- In September, 1954, Rules Committee decided that their recommendations should be approved by the House before amendments were given effect to. Consequently, the procedure for amendment of the rules as given in rule 306 of the Fourth Edition (Rule 331 of the Present Edition) came into force with effect from the 15th October, 1954.
India’s foreign exchange reserves hit an all-time high of $493.48 billion for the week ended May 29, according to the RBI data
- The Forex Reserves (‘foreign exchange reserves’) of an economy is its ‘foreign currency assets’ added with its gold reserves, SDRs (Special Drawing Rights) and Reserve Tranche in the IMF.
- The RBI Act, 1934 provides the overarching legal framework for deployment of reserves in different foreign currency assets and gold.
- Of total foreign currency assets in forex, 64 per cent is held in the securities like Treasury bills of foreign countries, 28 per cent is deposited in foreign central banks and 7.4 per cent is also deposited in commercial banks abroad, according to the RBI data.
- India also held 653.01 tonnes of gold as of March 2020, which are held overseas in safe custody with the Bank of England and the Bank for International Settlements as well as in domestic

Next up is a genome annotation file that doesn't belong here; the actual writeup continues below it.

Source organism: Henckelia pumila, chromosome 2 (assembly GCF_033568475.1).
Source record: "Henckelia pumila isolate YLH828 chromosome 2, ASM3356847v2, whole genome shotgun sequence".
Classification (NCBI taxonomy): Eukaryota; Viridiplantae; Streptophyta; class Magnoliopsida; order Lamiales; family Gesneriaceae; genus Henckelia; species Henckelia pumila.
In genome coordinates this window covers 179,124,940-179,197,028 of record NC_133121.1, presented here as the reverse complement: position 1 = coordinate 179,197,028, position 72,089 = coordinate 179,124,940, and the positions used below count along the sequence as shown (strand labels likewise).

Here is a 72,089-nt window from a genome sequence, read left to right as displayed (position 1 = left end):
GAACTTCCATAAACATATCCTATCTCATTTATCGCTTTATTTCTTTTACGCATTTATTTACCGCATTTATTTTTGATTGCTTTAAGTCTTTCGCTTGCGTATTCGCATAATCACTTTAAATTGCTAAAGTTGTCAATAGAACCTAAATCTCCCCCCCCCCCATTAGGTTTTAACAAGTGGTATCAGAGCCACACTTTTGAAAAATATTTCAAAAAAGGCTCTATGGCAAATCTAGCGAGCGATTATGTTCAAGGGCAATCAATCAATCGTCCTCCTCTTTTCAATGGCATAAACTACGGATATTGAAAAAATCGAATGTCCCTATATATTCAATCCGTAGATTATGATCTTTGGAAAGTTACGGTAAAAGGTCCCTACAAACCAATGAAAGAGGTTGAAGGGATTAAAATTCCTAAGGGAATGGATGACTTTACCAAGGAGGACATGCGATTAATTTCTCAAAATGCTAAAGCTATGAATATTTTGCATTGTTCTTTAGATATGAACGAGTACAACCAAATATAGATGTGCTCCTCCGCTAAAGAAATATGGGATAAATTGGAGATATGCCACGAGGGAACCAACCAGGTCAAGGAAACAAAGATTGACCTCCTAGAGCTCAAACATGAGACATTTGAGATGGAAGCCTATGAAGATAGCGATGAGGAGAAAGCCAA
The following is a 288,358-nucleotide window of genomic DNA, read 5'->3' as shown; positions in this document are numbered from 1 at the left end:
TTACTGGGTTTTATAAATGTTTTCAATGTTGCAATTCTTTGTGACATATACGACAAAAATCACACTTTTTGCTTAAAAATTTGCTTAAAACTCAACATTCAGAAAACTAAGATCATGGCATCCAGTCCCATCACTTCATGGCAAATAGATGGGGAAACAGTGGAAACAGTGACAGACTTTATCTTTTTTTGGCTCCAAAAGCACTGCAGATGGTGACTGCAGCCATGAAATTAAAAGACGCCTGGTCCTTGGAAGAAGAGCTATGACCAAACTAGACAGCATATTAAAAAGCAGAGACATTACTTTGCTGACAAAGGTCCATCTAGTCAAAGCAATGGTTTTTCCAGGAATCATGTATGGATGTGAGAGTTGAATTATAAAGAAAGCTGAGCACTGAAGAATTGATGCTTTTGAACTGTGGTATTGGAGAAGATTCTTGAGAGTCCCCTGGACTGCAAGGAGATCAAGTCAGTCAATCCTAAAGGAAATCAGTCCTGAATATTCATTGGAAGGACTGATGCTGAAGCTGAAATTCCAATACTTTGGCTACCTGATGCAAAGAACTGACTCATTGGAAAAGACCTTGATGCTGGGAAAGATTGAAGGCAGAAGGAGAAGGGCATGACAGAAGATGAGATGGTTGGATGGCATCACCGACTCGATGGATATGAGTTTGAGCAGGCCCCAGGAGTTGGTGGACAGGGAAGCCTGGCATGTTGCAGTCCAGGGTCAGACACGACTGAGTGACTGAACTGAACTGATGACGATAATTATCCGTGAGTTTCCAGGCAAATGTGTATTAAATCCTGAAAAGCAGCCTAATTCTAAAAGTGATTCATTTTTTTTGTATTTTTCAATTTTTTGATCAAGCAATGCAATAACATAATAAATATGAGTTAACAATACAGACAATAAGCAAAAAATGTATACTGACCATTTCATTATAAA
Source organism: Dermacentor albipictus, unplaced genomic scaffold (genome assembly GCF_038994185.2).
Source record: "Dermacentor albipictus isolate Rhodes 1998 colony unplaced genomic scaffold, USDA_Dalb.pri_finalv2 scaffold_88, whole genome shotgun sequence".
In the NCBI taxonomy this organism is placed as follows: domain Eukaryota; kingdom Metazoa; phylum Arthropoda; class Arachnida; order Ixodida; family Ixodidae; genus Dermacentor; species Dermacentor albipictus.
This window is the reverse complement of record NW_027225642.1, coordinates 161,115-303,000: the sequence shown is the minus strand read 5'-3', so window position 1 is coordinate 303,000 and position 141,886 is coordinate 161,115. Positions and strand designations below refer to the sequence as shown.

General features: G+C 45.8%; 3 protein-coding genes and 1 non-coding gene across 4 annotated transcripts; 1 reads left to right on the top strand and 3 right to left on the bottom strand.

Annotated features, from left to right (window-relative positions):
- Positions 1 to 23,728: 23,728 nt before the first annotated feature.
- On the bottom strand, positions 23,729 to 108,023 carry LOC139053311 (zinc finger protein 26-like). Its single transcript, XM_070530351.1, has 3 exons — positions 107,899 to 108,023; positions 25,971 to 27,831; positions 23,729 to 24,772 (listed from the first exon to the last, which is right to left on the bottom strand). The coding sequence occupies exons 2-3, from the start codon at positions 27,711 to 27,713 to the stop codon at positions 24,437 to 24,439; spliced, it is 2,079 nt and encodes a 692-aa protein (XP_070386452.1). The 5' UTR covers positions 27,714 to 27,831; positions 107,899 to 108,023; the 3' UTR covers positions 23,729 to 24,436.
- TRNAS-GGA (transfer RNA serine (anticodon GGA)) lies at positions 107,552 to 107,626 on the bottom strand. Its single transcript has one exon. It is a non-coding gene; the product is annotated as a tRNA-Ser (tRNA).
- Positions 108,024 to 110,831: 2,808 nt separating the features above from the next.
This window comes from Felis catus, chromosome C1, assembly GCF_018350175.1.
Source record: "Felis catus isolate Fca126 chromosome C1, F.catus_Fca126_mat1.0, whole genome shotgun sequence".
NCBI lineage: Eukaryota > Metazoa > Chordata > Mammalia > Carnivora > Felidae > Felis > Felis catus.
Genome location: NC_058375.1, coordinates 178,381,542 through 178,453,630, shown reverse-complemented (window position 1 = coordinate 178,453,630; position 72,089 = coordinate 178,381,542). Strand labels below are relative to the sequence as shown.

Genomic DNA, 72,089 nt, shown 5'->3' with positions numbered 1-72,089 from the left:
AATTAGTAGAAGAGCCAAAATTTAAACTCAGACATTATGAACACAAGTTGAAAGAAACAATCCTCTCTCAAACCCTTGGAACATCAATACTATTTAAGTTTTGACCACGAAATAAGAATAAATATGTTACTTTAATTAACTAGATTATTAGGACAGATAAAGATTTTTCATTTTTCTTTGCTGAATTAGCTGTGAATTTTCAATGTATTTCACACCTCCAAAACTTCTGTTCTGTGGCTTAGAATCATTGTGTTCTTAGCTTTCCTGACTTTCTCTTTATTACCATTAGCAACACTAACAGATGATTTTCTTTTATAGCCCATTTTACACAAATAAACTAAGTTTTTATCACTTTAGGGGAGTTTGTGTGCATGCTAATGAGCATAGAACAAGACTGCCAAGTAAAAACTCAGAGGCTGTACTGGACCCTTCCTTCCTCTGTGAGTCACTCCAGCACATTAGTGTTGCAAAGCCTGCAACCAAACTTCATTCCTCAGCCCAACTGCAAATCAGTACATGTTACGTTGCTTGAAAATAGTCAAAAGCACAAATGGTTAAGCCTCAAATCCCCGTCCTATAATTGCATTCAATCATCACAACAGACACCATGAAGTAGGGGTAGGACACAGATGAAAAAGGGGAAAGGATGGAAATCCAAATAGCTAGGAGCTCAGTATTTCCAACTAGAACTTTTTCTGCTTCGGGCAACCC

Need for forex:
- The International Monetary Fund says official foreign exchange reserves are held in support of a range of objectives like supporting and maintaining confidence in the policies for monetary and exchange rate management including the capacity to intervene in support of the national or union currency. It will also limit external vulnerability by maintaining foreign currency liquidity to absorb shocks during times of crisis or when access to borrowing is curtailed.
Reason for spike
- Rise in forex reserves is the rise in investment in foreign portfolio investors in Indian stocks and foreign direct investments (FDIs).
- Foreign investors had acquired stakes in several Indian companies in the last two months. After pulling out Rs 60,000 crore each from debt and equity segments in March, Foreign Portfolio Investments (FPIs), who expect a turnaround in the economy later this financial year, have now returned to the Indian markets and bought stocks worth over $2.75 billion in the first week of June.